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While injectable fillers were initially introduced for their soft tissue augmentation effects, their use has become expanded for facial contouring which often equates to bone augmentation. One common site for injectable facial bone augmentation is the chin. Chin augmentation by injection can be a good option for some patients who seek an immediate non-surgical result as well as to determine if the effect is desirable. While not permanent filler resorption has the benefit of returning one back to their preinjection appearance should an undesired aesthetic effect occur.

Like implants injectable fillers work by displacing the soft tissue around them. Most injectors do strive to place the filler down at the bone/subperiosteal level which provides the greatest push on the soft tissue chin pad for the most external augmentation effect per injected volume. To date there are no known adverse effects by doing so.

In the August 2020 issue of the journal Plastic and Reconstructive Surgery an article was published entitled ‘Unexpected Bone Resorption in Mentum Induced by the Soft-Tissue Filler Hyaluronic Acid: A Preliminary Retrospective Cohort Study of Asian Patients’. In this clinical paper the authors studied 160 patients (80 treated and 80 control) using CT scans of chins that had been treated with injectable chin augmentation vs those that had not. Bone resorption of the chin was determined by the ratio of bone thickness at the incisive fossa vs that of the symphysis. Injection volume as well as the number of injections was also used to determined.

Their study results showed that patients injected with more than 1ml of filler were more susceptible to bone ‘erosion’ than those with injection volumes under 1ml. No differences were seen whether patients had one or multiple injections or differing time intervals between the injections. The bony changes were not associated with any reduction in the aesthetic effects. (although it was not clear how that assessment was made)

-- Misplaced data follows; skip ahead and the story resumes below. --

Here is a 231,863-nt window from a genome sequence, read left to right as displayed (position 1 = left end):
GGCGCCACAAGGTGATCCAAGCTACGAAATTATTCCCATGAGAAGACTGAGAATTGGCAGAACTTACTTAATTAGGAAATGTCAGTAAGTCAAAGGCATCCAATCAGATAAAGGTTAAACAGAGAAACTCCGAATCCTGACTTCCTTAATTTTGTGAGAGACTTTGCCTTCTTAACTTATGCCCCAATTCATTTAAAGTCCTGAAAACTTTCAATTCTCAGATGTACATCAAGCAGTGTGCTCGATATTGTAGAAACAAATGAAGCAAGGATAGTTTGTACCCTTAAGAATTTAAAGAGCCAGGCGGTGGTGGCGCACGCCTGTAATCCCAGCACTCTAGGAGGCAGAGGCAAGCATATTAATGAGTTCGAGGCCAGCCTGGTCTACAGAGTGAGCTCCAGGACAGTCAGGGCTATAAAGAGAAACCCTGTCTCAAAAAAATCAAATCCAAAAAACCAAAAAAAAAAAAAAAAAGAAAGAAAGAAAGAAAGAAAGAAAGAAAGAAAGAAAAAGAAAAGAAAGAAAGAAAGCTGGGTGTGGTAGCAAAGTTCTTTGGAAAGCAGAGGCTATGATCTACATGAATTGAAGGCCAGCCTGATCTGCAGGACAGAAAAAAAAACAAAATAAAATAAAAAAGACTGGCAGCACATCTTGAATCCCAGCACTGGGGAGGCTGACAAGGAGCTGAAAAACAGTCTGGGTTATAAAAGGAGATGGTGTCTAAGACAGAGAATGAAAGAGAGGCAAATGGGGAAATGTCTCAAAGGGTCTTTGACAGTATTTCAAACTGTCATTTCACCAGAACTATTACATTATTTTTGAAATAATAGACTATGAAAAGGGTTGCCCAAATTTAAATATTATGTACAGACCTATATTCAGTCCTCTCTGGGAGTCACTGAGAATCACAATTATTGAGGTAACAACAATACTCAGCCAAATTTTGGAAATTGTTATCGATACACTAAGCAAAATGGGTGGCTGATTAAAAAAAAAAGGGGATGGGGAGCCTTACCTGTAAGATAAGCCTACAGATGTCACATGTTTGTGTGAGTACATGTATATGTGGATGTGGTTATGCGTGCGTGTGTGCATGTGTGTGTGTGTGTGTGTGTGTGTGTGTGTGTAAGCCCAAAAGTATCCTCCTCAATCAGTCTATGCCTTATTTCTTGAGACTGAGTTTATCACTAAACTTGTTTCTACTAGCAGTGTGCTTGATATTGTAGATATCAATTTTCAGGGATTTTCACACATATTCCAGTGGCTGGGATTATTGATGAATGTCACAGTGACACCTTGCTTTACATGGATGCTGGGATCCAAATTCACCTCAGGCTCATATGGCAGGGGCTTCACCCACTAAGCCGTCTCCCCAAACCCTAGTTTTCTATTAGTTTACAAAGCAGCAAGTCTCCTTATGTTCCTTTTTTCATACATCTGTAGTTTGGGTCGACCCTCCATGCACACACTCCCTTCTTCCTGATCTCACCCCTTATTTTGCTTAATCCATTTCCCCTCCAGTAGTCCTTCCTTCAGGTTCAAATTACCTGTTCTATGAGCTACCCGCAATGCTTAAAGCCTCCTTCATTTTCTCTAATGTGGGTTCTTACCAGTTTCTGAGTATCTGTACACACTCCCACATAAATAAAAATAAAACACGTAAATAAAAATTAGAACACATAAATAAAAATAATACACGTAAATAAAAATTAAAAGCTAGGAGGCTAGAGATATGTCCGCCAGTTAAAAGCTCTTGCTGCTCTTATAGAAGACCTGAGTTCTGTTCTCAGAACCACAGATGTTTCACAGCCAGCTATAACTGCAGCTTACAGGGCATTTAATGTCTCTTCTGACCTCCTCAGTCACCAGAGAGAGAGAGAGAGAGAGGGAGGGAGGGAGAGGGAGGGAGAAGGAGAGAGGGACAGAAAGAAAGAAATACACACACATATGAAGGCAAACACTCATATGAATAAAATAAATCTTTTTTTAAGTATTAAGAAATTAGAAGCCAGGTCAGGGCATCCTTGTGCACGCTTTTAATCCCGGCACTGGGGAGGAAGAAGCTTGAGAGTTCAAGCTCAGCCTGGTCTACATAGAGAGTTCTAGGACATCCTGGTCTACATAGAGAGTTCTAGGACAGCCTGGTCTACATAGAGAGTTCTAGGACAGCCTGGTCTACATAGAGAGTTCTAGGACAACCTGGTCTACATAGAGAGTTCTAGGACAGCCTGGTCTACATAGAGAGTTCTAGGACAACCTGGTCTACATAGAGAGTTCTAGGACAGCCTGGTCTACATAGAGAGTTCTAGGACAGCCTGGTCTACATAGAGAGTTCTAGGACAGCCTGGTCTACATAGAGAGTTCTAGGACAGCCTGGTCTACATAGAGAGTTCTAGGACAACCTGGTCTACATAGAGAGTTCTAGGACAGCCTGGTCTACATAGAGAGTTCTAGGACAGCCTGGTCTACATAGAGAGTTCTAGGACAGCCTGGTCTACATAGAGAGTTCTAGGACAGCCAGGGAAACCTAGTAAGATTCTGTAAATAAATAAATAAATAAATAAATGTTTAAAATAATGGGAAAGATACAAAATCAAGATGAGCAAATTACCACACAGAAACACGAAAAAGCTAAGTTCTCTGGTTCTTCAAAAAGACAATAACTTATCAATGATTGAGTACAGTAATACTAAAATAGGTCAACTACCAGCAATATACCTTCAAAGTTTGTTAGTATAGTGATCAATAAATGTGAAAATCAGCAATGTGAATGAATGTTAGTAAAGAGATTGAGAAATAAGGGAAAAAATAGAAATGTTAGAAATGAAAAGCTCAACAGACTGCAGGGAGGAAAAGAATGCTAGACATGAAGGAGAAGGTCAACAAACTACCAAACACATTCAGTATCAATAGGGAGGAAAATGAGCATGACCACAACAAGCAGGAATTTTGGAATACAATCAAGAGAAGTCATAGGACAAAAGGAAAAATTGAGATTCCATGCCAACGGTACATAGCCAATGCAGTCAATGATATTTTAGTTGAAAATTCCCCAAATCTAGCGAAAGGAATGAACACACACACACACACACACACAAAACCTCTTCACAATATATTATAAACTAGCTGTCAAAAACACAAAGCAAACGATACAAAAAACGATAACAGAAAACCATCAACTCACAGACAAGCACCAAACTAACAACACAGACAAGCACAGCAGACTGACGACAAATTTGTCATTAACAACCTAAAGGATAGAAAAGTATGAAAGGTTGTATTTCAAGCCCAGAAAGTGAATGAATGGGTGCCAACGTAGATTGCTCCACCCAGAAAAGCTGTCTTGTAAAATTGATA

The concept of bone ‘erosion’ has long been associated with chin implants. It is a completely misinterpreted biologic event that is the natural phenomenon of placing a spacer between the bone and the overlying soft tissues. Since the implant works by putting pressure on the soft tissues, the bone responds to this pressure by adapting and relieving the unnatural pressure on the bone.  (biologic boundaries concept) This creates a passive adaptation to the implant by allowing it to settle into the bone a bit. It is a passive process that is self-limiting and should never be equated with active bone erosion which signifies an inflammatory process.

It is interesting and initially unexpected that a much softer injectable filler can create some similarities to an implant-induced bone response. But it actually supports the biologic boundaries concept. These type of bone changes have no adverse aesthetic or biologic consequences.

Dr. Barry Eppley

Indianapolis, Indiana

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